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C Committee Members and Staff Biographical Information SARAH GIBSON, Co-Chair, is a senior scientist at the National Center for Atmospheric Research in Boulder, Colorado, at the High Altitude Observatory (HAO). Dr. Gibson is also head of the Long-Term Solar Variability (LSV) Section of HAO. Her positions prior to her arrival at HAO included a 1 year visit to Cambridge University as a North Atlantic Treaty Organization/National Science Foundation postdoctoral fellow, and nearly 4 years at NASA Goddard Space Flight Center—first as a National Research Council associate and then as a research assistant professor at the Catholic University of America. Dr. Gibson’s research centers on solar drivers of the terrestrial environment, from short-term space weather drivers such as coronal mass ejections (with emphasis on precursor magnetic structure) to long-term solar cycle variation (with emphasis on the Sun-Earth system at solar minimum). She has led and coordinated international working groups on both of these subjects for the International Space Science Institute and International Astronomical Union. Dr. Gibson was the recipient of the American Astronomical Society-SPD Karen Harvey Prize. She is currently a member of the Next Generation Solar Physics Mission Study Team and a member of the Steering Committee of International Astronomical Union Division E (Sun and Heliosphere) and the Solar Physics Journal Editorial Board, and in past years was a scientific editor for the Astrophysical Journal and served on the Heliophysics Subcommittee of the NASA Advisory Council and the AURA Solar Observatory Council. Dr. Gibson obtained her Ph.D. in astrophysics from the University of Colorado, Boulder. She is a member of the Space Studies Board, and she previously served on the National Academies Committee for a Decadal Strategy for Solar and Space Physics (Heliophysics) and the Standing Committee on Solar and Space Physics. MAURA E. HAGAN, Co-Chair, is the dean of the College of Science and a professor of physics at Utah State University. Dr. Hagan’s research interests are the physics of the upper atmosphere, including chemical and dynamical coupling between the lower, middle, and upper atmosphere; atmospheric tides and waves; electrodynamic coupling between ionospheric plasma and the neutral atmosphere; and the effects of global change, meteorological disturbances, and space weather on the middle and upper atmosphere. Previously, she was interim director and senior scientist at the National Center for Atmospheric Research. Dr. Hagan is a fellow of the American Geophysical Union (AGU) and the American Meteorological Society (AMS). She earned her Ph.D. in physics from Boston College. BRIAN J. ANDERSON is a principal professional staff physicist at the Johns Hopkins University Applied Physics Laboratory and supervisor of the space physics research group. Dr. Anderson has management experience with a number of missions, including serving as instrument scientist for NEAR Magnetometer, instrument scientist for MESSENGER Magnetometer, MESSENGER advance science planning lead/deputy project scientist, principal investigator for the Active Magnetosphere and Planetary Electrodynamics Response Experiment (AMPERE), spacecraft cleanliness lead for the Magnetospheric Multiscale Mission, and SRP magnetic fields section supervisor and SRP group supervisor through 2017, and regular staff member since that time. He has extensive experience in space magnetometry, spacecraft magnetics, and basic space plasma physics, with concentrations in pulsations, currents, wave-particle interactions and geomagnetic storms. Dr. Anderson has conducted data analysis of AMPTE/CCE 27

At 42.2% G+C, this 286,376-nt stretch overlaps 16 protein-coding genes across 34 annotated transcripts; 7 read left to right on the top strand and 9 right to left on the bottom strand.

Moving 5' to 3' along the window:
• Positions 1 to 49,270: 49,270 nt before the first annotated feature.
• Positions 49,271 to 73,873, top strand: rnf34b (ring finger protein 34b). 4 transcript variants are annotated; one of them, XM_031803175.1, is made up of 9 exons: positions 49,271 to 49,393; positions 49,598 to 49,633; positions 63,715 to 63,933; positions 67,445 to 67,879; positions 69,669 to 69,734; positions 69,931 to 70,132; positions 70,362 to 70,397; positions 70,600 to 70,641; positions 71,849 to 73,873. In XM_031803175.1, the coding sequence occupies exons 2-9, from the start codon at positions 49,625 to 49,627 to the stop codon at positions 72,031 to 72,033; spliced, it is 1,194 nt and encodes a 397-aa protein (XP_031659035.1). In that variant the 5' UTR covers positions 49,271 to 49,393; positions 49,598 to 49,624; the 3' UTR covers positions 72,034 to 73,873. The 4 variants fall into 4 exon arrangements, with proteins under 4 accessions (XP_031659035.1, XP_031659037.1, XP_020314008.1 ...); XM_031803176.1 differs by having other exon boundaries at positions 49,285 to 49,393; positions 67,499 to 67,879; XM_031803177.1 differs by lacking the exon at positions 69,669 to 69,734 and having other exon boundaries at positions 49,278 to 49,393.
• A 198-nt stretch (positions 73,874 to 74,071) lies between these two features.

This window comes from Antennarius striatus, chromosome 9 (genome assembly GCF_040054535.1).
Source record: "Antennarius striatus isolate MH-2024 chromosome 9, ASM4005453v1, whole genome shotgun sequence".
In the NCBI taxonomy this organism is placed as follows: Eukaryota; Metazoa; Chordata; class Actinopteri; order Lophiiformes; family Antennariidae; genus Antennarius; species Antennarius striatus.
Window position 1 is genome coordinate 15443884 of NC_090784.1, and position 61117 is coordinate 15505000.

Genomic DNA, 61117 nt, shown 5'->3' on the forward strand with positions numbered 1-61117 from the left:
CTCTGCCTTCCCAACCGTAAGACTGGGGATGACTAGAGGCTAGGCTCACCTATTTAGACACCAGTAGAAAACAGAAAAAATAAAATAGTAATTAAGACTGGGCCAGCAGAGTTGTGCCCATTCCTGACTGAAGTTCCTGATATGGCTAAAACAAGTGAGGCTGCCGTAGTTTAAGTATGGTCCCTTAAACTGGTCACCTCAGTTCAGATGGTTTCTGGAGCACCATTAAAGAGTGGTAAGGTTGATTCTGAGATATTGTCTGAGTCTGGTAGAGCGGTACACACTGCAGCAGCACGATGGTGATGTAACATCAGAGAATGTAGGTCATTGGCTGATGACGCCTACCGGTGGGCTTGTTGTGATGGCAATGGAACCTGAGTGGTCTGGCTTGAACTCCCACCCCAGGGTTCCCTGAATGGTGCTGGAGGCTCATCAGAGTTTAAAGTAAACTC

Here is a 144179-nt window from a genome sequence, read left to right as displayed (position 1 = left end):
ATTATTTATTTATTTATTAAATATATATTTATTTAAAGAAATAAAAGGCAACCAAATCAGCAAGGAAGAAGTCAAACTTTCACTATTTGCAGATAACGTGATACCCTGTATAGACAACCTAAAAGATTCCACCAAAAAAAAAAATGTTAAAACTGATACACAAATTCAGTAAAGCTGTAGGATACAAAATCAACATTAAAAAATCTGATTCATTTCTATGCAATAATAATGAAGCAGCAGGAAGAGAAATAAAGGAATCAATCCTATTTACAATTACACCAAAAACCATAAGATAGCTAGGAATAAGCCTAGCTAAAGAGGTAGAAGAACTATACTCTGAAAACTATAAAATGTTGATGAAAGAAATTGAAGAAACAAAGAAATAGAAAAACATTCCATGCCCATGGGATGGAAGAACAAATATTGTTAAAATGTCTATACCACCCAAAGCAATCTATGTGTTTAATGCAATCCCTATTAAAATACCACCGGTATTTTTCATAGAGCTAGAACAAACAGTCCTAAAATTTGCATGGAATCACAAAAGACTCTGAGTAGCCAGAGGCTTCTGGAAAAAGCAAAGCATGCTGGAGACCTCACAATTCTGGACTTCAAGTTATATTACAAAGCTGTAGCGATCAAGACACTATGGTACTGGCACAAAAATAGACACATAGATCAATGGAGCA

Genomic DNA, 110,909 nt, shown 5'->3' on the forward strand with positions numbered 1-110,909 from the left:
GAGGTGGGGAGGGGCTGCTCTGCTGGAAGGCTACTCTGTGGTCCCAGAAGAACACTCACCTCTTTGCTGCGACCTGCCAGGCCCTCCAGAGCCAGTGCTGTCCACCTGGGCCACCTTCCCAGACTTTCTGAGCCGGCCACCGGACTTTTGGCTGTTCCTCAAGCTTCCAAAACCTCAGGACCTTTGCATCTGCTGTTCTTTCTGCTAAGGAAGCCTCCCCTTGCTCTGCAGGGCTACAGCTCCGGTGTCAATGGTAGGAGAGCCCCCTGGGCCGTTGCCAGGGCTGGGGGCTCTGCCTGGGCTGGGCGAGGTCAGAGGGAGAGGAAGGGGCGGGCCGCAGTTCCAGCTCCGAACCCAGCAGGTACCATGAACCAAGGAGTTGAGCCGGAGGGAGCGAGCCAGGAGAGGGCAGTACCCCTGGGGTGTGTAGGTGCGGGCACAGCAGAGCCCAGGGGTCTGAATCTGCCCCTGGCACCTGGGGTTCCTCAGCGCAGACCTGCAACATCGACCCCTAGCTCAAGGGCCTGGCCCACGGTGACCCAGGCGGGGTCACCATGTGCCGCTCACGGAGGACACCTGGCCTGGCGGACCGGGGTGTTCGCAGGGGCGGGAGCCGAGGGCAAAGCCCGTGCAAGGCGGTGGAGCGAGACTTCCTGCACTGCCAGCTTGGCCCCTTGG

magnetic field data and data validation and was the archiving, data processing, and analysis lead for UARS magnetic field data. Previously, he served as IAGA Division III Head and GRL SPA section editor. Dr. Anderson earned his Ph.D. in physics from the University of Minnesota. He has served on the National Academies Committee on a Decadal Strategy for Solar and Space Physics (Heliophysics), the Panel on Solar Wind-Magnetospheric Interactions, and the Committee on Solar and Space Physics. STEVEN J. BATTEL is the president of Battel Engineering. He has 41 years of experience as a consultant, engineer, and manager in multiple aerospace and scientific disciplines. He is also an adjunct professor of practice in two departments at the University of Michigan. Mr. Battel’s areas of specialization include program management, systems engineering, precision electronics design, scientific instrument design, spacecraft avionics, power systems technology development, technology assessment, and technology costing methods. He is a recognized expert on low-noise instrumentation, space power systems, and space high-voltage systems, especially for systems intended for operation in a planetary environment. He is a fellow of the AIAA and the AAAS, and a member of the NASA Engineering and Safety Council for both the Power and Avionics teams. Mr. Battel has served as a Red Team or IRT member for more than 90 NASA and NOAA missions and is a current member of the Aeronautics and Space Engineering Board. He earned his B.S.E.E. in electrical engineering from the University of Michigan. Mr. Battel has served on the National Academies Report Review Committee, the Aeronautics and Space Engineering Board, and the Committee on the Continuous Improvement of NASA’s Innovation Ecosystem—A Workshop and Meeting of Experts, and he previously served as a member of the Committee on Solar and Space Physics and the Committee on the Decadal Survey for Earth Science and Applications from Space. REBECCA L. BISHOP is a senior research scientist at The Aerospace Corporation in the Space Science Application Laboratory. At The Aerospace Corporation, Dr. Bishop has led the design, building, and testing of a CubeSat capable GPS Radio Occultation (RO) sensor to measure ionospheric density and scintillation. She is the principal investigator (PI) of a CubeSat mission to study a nighttime feature in the ionosphere/thermosphere. Dr. Bishop has provided GPS RO sensors on three CubeSat/Nanosat missions and is preparing for a fourth. She also oversaw the miniaturization of an Ionization Gauge sensor for placement on an NSF-funded CubeSat. Dr. Bishop was the Aerospace PI for the joint Naval Research Lab/Aerospace RAIDS experiment on the International Space Station. In addition, she has been a part of several sounding-rocket experiments. Dr. Bishop’s research interests include mid- and low-latitude ionospheric dynamics and instabilities, the response of the ionosphere from coupling to the thermosphere, and the reaction of the ionosphere to other regions above and below the ionosphere as well as its influence on those regions. Dr. Bishop explores how the dynamics of the ionosphere impacts operational and civil systems such as GPS navigation and communication systems. One of her areas of interest is to improve communication between the science community and end users in order to better inform users of the potential impacts of the space environment on their technology. Previously, Dr. Bishop was a research associate at Clemson University, where she analyzed chemical tracers released from sounding rockets to extract the neutral wind altitude profiles in the lower thermosphere. She earned her Ph.D. in physics from the University of Texas, Dallas. Dr. Bishop has no prior National Academies service. MARK C. M. CHEUNG is a senior staff physicist at Lockheed Martin Advanced Technology Center, with research interests in astrophysical plasmas, radiative magnetohydrodynamics, solar and stellar activity, and the origins of space weather in the near-Earth environment. As PI for the Atmospheric Imaging Assembly onboard NASA’s Solar Dynamics Observatory mission, PI for one of NASA’s Heliophysics Grand Challenges Research grants, and mentor for NASA’s Frontier Development Lab, Dr. Cheung leads teams of scientists and engineers who operate space telescopes, perform data mining and data analysis on terabyte- and petabyte-scale data archives, develop massively parallel numerical simulation codes for supercomputers, and apply machine learning techniques for scientific discovery. He is a co-investigator on NASA’s Interface Region Imaging Spectrograph. Previously, Dr. Cheung was a 28